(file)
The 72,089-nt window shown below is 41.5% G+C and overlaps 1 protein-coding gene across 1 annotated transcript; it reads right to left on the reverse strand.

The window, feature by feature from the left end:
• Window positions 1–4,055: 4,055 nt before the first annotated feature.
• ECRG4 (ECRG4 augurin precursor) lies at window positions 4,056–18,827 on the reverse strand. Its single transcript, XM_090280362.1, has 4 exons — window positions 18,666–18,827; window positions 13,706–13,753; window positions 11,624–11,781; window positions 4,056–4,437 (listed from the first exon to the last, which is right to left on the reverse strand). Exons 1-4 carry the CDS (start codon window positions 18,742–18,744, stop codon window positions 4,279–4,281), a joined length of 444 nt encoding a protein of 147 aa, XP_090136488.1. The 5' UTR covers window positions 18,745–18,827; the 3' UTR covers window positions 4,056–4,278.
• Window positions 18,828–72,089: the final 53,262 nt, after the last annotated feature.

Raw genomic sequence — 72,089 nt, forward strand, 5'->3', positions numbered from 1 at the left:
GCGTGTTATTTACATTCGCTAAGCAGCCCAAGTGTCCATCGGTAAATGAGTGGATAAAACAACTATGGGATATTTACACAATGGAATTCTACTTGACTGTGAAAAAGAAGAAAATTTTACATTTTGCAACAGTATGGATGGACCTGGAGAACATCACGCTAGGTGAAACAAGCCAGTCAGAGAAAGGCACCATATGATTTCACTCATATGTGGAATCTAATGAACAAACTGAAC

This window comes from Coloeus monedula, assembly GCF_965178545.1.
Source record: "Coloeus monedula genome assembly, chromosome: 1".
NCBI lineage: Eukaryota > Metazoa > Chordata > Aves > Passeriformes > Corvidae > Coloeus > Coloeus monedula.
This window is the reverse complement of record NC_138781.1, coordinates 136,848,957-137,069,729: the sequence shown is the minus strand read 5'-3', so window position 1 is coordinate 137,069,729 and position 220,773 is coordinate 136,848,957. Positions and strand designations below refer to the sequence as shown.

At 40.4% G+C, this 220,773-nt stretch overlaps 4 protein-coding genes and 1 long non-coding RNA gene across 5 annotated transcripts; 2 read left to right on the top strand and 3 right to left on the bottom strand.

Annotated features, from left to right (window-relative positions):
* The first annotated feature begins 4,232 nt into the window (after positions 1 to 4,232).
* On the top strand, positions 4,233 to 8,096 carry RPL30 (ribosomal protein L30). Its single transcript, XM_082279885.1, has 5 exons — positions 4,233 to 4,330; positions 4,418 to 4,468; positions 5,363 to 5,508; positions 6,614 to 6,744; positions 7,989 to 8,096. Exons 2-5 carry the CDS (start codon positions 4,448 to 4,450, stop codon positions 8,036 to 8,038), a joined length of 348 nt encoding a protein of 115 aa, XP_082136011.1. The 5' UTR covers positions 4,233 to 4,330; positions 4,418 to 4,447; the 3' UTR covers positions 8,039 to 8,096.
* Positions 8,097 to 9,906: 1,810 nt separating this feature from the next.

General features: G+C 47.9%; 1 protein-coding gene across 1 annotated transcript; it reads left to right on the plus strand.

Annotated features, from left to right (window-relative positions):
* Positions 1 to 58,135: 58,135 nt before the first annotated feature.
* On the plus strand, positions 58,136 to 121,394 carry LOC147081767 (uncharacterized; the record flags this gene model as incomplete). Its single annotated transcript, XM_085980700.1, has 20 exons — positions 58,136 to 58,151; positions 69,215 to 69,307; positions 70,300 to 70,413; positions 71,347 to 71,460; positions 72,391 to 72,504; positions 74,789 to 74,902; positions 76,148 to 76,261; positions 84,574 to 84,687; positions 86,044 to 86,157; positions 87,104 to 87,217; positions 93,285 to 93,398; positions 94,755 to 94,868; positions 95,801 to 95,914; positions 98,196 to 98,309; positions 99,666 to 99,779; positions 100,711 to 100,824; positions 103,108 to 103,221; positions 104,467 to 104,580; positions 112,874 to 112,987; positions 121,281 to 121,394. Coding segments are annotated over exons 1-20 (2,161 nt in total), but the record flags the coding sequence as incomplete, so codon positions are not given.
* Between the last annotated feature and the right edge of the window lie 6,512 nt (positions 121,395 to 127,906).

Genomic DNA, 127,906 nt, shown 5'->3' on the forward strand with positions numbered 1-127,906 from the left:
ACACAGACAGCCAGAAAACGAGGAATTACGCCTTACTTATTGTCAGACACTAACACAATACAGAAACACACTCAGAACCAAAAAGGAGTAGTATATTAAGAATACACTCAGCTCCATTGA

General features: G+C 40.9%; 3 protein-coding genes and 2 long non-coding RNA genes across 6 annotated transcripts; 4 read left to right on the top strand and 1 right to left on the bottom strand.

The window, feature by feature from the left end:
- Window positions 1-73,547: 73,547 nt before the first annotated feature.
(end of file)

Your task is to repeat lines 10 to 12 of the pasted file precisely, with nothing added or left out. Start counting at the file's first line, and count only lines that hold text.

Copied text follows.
NCBI lineage: Eukaryota > Metazoa > Chordata > Aves > Passeriformes > Corvidae > Coloeus > Coloeus monedula.
This window is the reverse complement of record NC_138781.1, coordinates 136,848,957-137,069,729: the sequence shown is the minus strand read 5'-3', so window position 1 is coordinate 137,069,729 and position 220,773 is coordinate 136,848,957. Positions and strand designations below refer to the sequence as shown.

At 40.4% G+C, this 220,773-nt stretch overlaps 4 protein-coding genes and 1 long non-coding RNA gene across 5 annotated transcripts; 2 read left to right on the top strand and 3 right to left on the bottom strand.